Windsor's Economy Expected To Cool In 2018

The Conference Board of Canada is forecasting a 'cooling' of Windsor's economy.

The board has has released its Metropolitan Outlook – Winter 2018.

The outlook is expecting the local economy to 'cool' with real GDP advancing by 2.1% in 2018, following four straight years in which growth exceeded 3%.

Alan Arcand is an Associate Director for the Centre for Municipal Studies at the Board.

Speaking on AM800's The Afternoon News, he says Windsor's economy has grown by more than three percent in the last four years.

"It's the kind of growth the city has seen since the late 1990's but we just think those days are probably over for now but you're going to set on to a pattern of growth closer to two percent and less over the near term," says Arcand.       

He says the labour force survey data reflects broader trends in Canada.

"You can make an argument what the city has enjoyed the last couple of years, few years is quite strong and something you shouldn't expect to last forever," says Arcand.  "Especially in the Canadian context of an aging population that's really going to limit economic growth over the next number of years and that's a trend that's going to affect Windsor too."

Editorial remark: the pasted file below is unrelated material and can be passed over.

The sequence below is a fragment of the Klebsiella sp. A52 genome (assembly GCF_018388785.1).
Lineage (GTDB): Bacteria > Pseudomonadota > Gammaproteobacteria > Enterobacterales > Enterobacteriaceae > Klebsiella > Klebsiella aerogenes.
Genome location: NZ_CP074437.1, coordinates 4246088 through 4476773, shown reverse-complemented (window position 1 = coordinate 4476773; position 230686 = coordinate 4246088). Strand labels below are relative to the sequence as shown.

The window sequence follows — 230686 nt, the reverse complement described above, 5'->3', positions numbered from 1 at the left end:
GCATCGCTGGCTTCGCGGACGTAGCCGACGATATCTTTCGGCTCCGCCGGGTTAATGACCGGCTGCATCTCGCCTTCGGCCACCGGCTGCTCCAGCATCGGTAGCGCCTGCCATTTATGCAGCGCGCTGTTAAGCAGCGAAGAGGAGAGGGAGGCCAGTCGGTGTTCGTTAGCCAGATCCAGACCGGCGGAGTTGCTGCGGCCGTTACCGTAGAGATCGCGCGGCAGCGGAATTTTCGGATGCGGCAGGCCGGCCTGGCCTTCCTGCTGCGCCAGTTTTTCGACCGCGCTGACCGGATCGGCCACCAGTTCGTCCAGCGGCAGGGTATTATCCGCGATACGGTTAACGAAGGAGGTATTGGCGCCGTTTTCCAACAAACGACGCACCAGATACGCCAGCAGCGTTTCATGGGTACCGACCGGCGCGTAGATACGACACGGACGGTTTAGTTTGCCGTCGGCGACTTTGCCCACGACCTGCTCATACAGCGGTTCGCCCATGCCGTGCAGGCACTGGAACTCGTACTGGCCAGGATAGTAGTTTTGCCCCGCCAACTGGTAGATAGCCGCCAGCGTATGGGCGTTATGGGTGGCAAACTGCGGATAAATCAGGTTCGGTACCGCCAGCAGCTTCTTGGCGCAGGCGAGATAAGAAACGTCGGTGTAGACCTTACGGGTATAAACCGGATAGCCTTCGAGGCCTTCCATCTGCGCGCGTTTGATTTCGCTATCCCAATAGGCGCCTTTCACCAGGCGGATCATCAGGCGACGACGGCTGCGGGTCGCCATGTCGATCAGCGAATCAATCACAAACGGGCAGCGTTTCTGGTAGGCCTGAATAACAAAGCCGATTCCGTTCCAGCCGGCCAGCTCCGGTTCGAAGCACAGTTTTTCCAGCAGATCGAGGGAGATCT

Arcand says employment fell in Windsor in 2017.

"We do expect job growth to resume this year," says Arcand.  "In fact looking at data for the first two months of 2018, we do think employment is up so far this year so our forecast is looking pretty good there."

The report goes on to say, U.S. light vehicle sales appeared to have reached a cyclical peak, signalling slower manufacturing growth. This will be the main headwind to the city's economic growth, with rising interest rates playing a secondary role.

However, employment is expected to bounce back from last year's 1.0% decline, generating a total of 4,700 net new jobs over 2018–19.

Still, the labour force is projected to grow at a faster pace this year, causing the unemployment rate to jump by almost a full percentage point to 6.5%.